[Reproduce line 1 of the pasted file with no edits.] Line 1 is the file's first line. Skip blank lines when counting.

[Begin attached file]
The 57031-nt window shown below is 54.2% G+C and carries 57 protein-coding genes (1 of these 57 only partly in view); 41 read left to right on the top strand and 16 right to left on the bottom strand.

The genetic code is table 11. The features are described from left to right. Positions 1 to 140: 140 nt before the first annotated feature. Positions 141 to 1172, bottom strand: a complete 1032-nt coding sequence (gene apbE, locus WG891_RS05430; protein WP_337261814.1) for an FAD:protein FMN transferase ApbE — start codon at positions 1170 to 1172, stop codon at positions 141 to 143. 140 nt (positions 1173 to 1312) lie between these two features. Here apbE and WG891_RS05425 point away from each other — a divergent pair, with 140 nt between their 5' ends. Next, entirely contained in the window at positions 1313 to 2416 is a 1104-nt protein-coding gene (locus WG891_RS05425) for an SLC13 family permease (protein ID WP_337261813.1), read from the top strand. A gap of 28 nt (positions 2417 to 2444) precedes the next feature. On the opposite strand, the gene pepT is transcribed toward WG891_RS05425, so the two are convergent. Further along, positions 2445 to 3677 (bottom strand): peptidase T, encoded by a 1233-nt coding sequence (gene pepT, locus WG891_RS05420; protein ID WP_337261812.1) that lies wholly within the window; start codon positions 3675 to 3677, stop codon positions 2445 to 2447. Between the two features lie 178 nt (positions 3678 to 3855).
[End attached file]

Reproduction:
The 57031-nt window shown below is 54.2% G+C and carries 57 protein-coding genes (1 of these 57 only partly in view); 41 read left to right on the top strand and 16 right to left on the bottom strand.